Zeyar Lynn is a poet, critic, writer, translator, and language instructor who lives in Rangoon. He has instigated a wider appreciation of postmodern and L=A=N=G=U=A=G=E poetry forms into Burmese and is widely regarded as the most influential living poet in Burma. Besides his own collections, Distinguishing Features (2006), Real/Life: Prose Poems (2009), Kilimanjaro (2010), and Poetry Means Craft (2011), he has translated various Western poets such as Sylvia Plath, Wisława Szymborska, Donald Justice, John Ashbery, and Charles Bernstein, and published a number of volumes on poetics. He has also published on “Language-oriented” Burmese poetry in the magazine Jacket 2.
Clay Matthews has published poetry in journals such as American Poetry Review, Black Warrior Review, Hayden’s Ferry Review, Gulf Coast, and elsewhere. His most recent book, Pretty, Rooster (Cooper Dillon, 2010), is a collection of sonnets written in syllabics. His other books are Superfecta (Ghost Road Press, 2008) and RUNOFF (BlazeVox, 2009). He teaches at Tusculum College in Greeneville, Tennessee, and edits poetry for the Tusculum Review.
Mia McKenzie is a smart, scrappy Philadelphian with a deep love of vegan pomegranate ice cream and fake fur collars. She just finished her first novel, which took forever. She’s working on a collection of short stories.
Emmanuel Moses is a poet, novelist, and translator, born in 1959 in Casablanca. He spent his childhood in Paris and Jerusalem. A selection of his poetry in English, titled Last News of Mr. Nobody, was published in 2005 by Otherpress/Handsel Books and contained translations by Marilyn Hacker, C.K. Williams, and Kevin Hart. His prizes include the Prix Max-Jacob, the Prix Jean-Malrieu, and the Prix-Nelly Sachs.
Maung Tha Noe is a student of linguistics and the leading senior translator of Burmese poetry in Burma. Educated at Mandalay University and Rangoon University, he began as a journalist working for the People Daily and the Mandalay Times. When the newspapers were closed down, he became a language teacher and began contributing articles on language and poetry criticism to various magazines. He has published two books on language, Burmese Spoken and Written (1972) and Myanma, Language and Literature (2001). His translations from English include the highly influential book of international translations Under the Shady Pine Tree (1968). He is a Fellow of the Iowa School of International Writing.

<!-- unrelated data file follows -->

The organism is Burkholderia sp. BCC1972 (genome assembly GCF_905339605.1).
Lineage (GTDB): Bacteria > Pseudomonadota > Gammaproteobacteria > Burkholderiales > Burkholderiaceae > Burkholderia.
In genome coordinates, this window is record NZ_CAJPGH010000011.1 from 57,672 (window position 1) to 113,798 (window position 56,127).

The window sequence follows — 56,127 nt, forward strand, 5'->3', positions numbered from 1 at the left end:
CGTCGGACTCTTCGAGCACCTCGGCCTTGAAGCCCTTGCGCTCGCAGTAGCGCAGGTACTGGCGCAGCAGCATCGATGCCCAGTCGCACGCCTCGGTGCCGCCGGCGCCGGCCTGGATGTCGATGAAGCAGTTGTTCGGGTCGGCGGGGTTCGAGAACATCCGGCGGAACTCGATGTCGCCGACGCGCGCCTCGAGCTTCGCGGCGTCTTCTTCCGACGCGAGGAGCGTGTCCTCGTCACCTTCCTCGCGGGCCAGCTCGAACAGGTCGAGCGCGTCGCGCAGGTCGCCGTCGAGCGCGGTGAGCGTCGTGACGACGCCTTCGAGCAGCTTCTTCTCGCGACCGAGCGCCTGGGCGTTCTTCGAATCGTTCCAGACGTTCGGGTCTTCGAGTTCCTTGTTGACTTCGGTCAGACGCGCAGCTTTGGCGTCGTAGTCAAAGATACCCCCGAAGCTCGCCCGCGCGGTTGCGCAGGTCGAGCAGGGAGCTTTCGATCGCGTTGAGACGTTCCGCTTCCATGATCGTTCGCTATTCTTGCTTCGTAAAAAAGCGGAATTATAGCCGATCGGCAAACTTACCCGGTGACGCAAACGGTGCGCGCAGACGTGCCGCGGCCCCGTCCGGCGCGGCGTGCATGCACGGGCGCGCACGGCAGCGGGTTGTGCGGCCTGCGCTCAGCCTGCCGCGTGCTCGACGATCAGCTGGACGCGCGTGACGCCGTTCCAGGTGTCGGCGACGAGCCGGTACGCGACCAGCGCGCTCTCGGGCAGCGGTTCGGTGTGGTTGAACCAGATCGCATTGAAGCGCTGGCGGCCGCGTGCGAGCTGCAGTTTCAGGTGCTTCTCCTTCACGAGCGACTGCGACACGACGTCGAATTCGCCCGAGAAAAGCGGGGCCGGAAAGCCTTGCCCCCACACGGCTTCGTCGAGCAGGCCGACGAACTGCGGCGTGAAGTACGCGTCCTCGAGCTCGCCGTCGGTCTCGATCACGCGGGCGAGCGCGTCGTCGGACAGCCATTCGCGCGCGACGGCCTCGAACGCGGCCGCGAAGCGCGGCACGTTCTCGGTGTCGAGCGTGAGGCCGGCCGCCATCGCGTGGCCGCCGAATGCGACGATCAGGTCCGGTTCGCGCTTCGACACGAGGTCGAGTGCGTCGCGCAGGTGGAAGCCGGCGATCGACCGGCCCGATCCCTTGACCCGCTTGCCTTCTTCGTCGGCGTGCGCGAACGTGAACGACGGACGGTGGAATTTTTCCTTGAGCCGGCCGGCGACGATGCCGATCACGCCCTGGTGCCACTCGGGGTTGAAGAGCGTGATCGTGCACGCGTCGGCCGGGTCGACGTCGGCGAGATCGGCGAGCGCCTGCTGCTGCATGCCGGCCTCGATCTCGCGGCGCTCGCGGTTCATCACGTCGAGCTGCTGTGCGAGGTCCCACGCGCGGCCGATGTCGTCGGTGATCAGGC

Maung Chaw Nwe was born in Rangoon in 1949. His formative books include Cruel Music on Dead Leaves (1974, with Aung Chemit and Phaw Way), The Whining of the Inner Truth (1976), and The Day Maung Chaw Nwe Was Had (1979), followed by Upper Class Water (1980) and Maung Chaw Nwe, the Fake (1994). Maung Chaw Nwe passed away in 2002.
Chinelo Okparanta is a graduate of the Iowa Writers’ Workshop. Her works have appeared or are forthcoming in GRANTA, Iowa Review, Southern Review, Conjunctions, Subtropics, and elsewhere. Her collection of short stories will be published next year by Houghton Mifflin Harcourt (USA) and GRANTA (UK). She has taught at the University of Iowa, where she was the Provost Postgraduate Visiting Writer for Fiction. She is currently Olive B. O’Connor Creative Writing Fellow in Fiction at Colgate University.